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Neophytes who have stumbled into discussions about game gently but persistently have their doubts allayed as the picture of human sexual dynamics becomes clearer, but one skeptics’ framework remains difficult to dislodge, and that is the belief that game is contextual, and that what will work for one man won’t necessarily work for another.

But this superficially plausible belief relies on a misunderstanding of the nature of game. Skeptics often wrongly conflate the idea of “pickup lines” with the plethora of techniques that constitute the discipline of “game”. They envision a world where specific lines substitute for conceptual knowledge and holistic mastery, and from this faulty premise criticize targeted tactics as unsuitable for this or that kind of man.

But without a grasp of the concepts, the quotable lines will never be more than parlor tricks with which newbs can trip themselves up and ignoramuses can spotlight into easily digestible soundbites for the amusement of their loser audience. One must learn the game concepts and the overarching strategy before applying the pointed techniques, or risk babbling incongruent nonsense severed from situational demands.

Commenter YaReally elegantly explains this universality of game concepts and the confusion that leads to the common misperception by students and hecklers of game that only a subset of men can benefit from game.

For ME, [this line, “there’s no reason to go blow $20 on drinks, you could get a lapdance for that lol”] works because it’s congruent to me. I set the frame early on of being the type of guy who would think in those terms. Bob the harmless nice guy from Accouting saying it would get blown out. Russell Brand or Tommy Lee wouldn’t.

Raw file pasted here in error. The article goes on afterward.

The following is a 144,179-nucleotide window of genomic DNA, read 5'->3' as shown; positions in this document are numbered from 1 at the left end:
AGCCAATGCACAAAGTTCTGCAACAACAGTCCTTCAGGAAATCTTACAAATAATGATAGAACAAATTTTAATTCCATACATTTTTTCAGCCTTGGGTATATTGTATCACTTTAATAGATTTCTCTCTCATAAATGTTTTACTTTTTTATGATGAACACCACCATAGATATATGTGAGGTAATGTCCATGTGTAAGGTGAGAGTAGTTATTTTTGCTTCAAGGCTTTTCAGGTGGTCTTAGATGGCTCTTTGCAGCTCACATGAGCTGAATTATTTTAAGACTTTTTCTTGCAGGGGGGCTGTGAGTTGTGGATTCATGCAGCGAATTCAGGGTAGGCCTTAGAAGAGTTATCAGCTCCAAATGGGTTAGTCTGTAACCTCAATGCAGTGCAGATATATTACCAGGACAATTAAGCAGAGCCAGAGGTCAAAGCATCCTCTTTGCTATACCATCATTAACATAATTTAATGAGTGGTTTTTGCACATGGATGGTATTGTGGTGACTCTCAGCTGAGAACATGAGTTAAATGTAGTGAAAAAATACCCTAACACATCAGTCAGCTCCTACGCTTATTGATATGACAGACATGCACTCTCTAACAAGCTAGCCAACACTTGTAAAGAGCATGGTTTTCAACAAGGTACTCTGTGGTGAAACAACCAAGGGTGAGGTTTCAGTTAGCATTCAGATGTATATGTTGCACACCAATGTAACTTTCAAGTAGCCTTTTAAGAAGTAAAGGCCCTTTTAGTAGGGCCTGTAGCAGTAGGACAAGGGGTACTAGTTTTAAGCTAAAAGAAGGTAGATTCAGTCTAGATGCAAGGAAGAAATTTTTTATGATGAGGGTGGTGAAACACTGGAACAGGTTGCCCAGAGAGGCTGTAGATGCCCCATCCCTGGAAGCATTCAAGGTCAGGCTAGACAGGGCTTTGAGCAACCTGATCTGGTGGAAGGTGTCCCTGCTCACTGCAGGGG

This is why I don’t give a lot of word for word examples of my game and just explain the concepts/structure behind them instead. Not a lot of guys, esp who are just starting out learning, would be able to congruently say the things I say. But at the same time, the words themselves are irrelevant…the concepts/structure are what cause attraction.

My push/tease/disqualifier might be “sorry I don’t fuck ugly chicks. But come back when I’m done with this beer and you’re blurry.” Whereas Bob from Accounting might push/tease/disqualify with “sorry you’re not my type, I don’t like high-maintenance women.”

Both versions would cause the girl to go “omg!!” and qualify themselves, because it’s the concepts/structure that’s key.

Someone new to game will say, “Ah, the crass beer goggles line is the ticket to endless poon!” without realizing that the game is not the line, but instead is, as YaReally stated, the underlying concept of “push/tease/disqualify”.

Bob from Accounting would likely get blown out if he spit a line that called a girl ugly, and then Bob would go home and squat in his masturbatorium, railing online about how game is a lie and everyone who writes about it is a huckster. But if Bob was a wiser man with a more temperate disposition, he would return to the well of game knowledge and discover that women autonomically respond less to the precise semantical schemata than to the subconscious cues of being pushed away, teased, and shrewdly disqualified as potential sexual partners.

Bob would then realize that the push/tease/disqualify game concept is valid, but he needs to apply the concept with an eye toward congruency with his personal vibe and presence, and in conjunction with environmental constraints. So the next time Bob ventures out, he tells a woman she’s “not his type”, because she’s “too high maintenance”, and like magic he’s getting a better response.

The game concepts don’t change; the expression of the concepts change. If you were a car salesman, would you sell a Porsche the same way you sell a Honda? Of course not. But the psychological triggers that you use to get people to buy are the same. That’s the fundamental truth of game, only you’re selling yourself instead of a car.


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